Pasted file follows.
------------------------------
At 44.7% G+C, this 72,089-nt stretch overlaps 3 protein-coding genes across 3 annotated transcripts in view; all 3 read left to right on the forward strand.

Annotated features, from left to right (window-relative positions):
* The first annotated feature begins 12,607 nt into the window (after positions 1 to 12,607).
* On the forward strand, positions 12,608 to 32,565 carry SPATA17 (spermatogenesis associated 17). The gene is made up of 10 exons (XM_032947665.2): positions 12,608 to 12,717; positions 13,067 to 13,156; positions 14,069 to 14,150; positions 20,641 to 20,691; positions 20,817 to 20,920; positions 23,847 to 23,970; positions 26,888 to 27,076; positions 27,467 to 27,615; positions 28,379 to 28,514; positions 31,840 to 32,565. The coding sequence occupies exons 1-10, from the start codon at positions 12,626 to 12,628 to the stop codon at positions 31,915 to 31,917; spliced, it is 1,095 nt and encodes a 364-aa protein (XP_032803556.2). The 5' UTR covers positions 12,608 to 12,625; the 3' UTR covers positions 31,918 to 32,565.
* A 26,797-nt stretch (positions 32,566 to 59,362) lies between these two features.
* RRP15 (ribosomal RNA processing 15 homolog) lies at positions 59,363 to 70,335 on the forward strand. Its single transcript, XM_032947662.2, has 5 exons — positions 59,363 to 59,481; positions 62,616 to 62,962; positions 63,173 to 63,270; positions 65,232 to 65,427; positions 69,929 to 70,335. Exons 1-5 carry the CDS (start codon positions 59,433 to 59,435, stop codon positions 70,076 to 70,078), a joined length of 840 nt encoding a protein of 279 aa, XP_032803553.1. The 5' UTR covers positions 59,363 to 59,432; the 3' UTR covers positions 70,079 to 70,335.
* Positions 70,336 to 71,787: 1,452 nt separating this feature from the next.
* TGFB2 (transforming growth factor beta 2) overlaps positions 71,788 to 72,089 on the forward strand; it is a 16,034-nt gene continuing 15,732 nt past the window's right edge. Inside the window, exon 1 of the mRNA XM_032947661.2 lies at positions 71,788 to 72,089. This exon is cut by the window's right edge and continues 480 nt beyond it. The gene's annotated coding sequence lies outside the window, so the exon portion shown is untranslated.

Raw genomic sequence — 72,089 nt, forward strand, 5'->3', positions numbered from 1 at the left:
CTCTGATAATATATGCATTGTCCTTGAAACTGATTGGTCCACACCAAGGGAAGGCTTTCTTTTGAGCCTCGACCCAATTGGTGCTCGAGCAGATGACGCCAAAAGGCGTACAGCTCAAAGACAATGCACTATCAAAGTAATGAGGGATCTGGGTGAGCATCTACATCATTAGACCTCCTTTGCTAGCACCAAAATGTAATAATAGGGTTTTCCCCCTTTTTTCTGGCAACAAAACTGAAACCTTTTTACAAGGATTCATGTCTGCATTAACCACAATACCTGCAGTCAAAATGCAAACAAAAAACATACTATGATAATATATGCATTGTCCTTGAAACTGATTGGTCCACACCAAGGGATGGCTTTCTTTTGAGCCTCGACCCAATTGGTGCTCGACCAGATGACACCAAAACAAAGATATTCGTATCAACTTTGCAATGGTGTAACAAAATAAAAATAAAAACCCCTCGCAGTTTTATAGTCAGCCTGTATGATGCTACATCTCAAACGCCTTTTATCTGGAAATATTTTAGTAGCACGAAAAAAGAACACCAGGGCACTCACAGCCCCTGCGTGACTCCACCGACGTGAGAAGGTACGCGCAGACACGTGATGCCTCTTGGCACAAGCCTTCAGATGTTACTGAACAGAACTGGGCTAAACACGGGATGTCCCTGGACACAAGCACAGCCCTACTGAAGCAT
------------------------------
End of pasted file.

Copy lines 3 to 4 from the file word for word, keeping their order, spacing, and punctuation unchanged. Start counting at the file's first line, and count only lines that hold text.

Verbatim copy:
* The first annotated feature begins 12,607 nt into the window (after positions 1 to 12,607).
* On the forward strand, positions 12,608 to 32,565 carry SPATA17 (spermatogenesis associated 17). The gene is made up of 10 exons (XM_032947665.2): positions 12,608 to 12,717; positions 13,067 to 13,156; positions 14,069 to 14,150; positions 20,641 to 20,691; positions 20,817 to 20,920; positions 23,847 to 23,970; positions 26,888 to 27,076; positions 27,467 to 27,615; positions 28,379 to 28,514; positions 31,840 to 32,565. The coding sequence occupies exons 1-10, from the start codon at positions 12,626 to 12,628 to the stop codon at positions 31,915 to 31,917; spliced, it is 1,095 nt and encodes a 364-aa protein (XP_032803556.2). The 5' UTR covers positions 12,608 to 12,625; the 3' UTR covers positions 31,918 to 32,565.